Morocco, an EMR country, has been followed the WHO recommendations to fight and eliminate the measles epidemic. In this context, monovalent measles vaccine has been incorporated by the Moroccan ministry of health, through the expanded program on immunization (EPI), since 1981. Since then, all infants have been vaccinated at 9 months, according to the national vaccine schedule. In 1984, the vaccination was expanded throughout the country. As a result, a significant decrease of the spread of epidemic was accordingly notified, and the annual cases number decreased from 2574 in 1997 to 720 in 2012 [10, 11]. To limit further measles spread, the national program of immunization (formerly known as EPI), introduced the second dose of measles vaccine through national campaigns, in 2008 and 2013. In 2008, measles vaccine campaign targeted children aged between 9 months to 15 years, by using monovalent vaccine, and young women of childbearing, by providing bivalent vaccine (measles-rubella). In 2013, the vaccination campaign focused on children and young adults aged 9 months to 19 years, using the bivalent vaccine. Following these measures, the measles vaccine-containing-first-dose coverage has been gradually increased, to reach 96% in 2010. Finally, to maximize measles protection, the second dose of bivalent vaccine was introduced into routine vaccination, in 2014 [12, 13].

Measles vaccination of HIV-infected children is crucial for their protection, since they are more susceptible to measles than HIV-uninfected children. Besides, measles coinfection can be more serious in immunocompromised children [14,15,16]. Nonetheless, the vaccination of HIV-infected children against measles might lead to an impaired vaccine response [17, 18]. Additionally, the vaccine-induced immunity is likely to shrink more rapidly in children with HIV than those without HIV. Therefore, these patients may remain vulnerable to this serious infection [19, 20]. In this framework, international guidelines were developed to protect these patients from coinfection with measles. Basically, the recommendations consist of three key components. Firstly, immunocompromised HIV-infected children should not be vaccinated as long as CD4 count is less than 15%, since the vaccine is a life-attenuated virus. Secondly, children without evidence of severe immunosuppression i.e. their CD4 count is more than 15%, should be vaccinated against measles. Finally, vaccinated subjects under HAART therapy should be monitored for assessing the serological response to identify those who lack evidence of measles immunity, in order to revaccinate them [21,22,23].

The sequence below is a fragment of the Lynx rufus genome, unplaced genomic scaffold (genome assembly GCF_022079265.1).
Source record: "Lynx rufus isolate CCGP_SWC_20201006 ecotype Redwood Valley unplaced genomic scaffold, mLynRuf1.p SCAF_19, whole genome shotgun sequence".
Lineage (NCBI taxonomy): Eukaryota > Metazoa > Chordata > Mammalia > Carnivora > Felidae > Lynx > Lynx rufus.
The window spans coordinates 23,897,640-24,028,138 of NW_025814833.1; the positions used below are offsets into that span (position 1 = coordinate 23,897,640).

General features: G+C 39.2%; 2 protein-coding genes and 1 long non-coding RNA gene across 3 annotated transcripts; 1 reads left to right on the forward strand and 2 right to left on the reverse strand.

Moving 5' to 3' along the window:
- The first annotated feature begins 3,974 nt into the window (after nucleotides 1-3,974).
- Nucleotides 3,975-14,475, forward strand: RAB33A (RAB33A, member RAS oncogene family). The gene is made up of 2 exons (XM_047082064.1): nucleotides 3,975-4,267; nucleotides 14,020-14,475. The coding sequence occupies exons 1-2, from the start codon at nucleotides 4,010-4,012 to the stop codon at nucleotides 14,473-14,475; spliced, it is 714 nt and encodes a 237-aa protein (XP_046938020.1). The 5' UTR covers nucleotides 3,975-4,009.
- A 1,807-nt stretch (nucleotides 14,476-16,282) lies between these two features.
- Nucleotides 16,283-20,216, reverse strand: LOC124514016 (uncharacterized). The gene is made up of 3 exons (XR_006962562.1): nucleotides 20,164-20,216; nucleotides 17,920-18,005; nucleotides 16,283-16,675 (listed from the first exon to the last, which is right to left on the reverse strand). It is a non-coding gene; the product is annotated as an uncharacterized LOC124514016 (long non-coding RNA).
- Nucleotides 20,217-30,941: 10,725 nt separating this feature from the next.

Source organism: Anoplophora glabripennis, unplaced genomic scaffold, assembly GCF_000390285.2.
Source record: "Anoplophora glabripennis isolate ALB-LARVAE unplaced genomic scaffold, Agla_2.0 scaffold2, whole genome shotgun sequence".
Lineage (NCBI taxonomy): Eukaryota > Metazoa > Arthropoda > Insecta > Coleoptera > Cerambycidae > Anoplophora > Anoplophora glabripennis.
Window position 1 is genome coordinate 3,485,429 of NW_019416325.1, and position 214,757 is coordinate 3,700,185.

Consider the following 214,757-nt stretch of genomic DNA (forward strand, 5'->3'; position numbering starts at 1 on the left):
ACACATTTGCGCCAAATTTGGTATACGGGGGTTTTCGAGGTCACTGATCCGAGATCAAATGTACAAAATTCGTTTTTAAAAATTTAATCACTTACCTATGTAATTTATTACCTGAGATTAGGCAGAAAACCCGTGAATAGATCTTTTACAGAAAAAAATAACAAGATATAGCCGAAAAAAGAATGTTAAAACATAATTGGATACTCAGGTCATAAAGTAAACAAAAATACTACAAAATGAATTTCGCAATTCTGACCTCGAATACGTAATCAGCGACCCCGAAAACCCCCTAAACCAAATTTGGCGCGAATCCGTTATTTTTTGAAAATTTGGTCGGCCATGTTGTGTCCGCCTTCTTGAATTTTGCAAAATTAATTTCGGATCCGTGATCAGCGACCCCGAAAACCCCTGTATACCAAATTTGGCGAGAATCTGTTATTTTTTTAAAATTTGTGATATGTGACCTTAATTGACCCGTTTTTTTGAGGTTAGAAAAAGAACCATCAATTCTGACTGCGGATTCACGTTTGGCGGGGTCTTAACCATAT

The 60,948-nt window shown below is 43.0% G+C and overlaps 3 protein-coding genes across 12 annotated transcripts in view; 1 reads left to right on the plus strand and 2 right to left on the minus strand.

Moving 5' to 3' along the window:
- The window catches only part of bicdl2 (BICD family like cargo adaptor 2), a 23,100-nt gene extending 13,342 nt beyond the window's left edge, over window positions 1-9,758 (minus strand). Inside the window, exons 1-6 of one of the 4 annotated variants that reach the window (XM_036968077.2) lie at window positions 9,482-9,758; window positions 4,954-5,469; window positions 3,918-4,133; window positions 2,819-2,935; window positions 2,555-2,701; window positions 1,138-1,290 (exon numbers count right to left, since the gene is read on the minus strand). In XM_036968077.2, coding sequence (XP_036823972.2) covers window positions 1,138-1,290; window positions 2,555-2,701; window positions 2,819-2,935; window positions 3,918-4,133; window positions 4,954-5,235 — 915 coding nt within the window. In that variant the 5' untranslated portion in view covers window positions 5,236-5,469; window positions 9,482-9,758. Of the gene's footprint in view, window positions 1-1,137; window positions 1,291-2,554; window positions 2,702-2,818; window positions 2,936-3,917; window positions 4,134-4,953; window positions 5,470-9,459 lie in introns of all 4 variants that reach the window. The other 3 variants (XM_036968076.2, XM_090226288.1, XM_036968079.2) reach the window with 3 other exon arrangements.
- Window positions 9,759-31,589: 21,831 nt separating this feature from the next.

Despite the important efforts deployed by the Moroccan ministry of health, towards measles control and elimination, until now there is no national guidelines which focus on optimizing the immunization of HIV-infected children against measles, and all infants are still vaccinated, without consideration of whether they are HIV-infected or not. Furthermore, data relevant to seroprotective response rate to measles, for this category of children, are missing. Such data are of capital importance to guide vaccine policy against measles.

We therefore, conducted this study in order to assess and compare the immune response to measles vaccine among HIV-infected children and children without HIV.


This study was conducted in Pediatric Infectious Disease Clinic, Ibn Sina University Hospital, in Rabat, the capital of Morocco. The enrollment involved 114 children, 50 children infected with HIV (HIV group) and 64 HIV uninfected children (control group). The HIV group represented children infected with HIV, via mother-to-child transmission, recruited in this study, during their routine clinic visit for the management of HIV infection; from 13 January 2011 to 16 June 2013. Subjects from the control group, were children visiting the same Pediatric Infectious Diseases Clinic, during the same period, for respiratory diseases management and screened negative for HIV, by rapid test (HIV Determine, Alere). All recruited children from the HIV group and the control group were aged between 10 months and 10 years, received the measles vaccine according to the national program of immunization, as proved by the vaccination card, and did not present any primary immunodeficiency disease. HIV-infected children and controls were matched by age.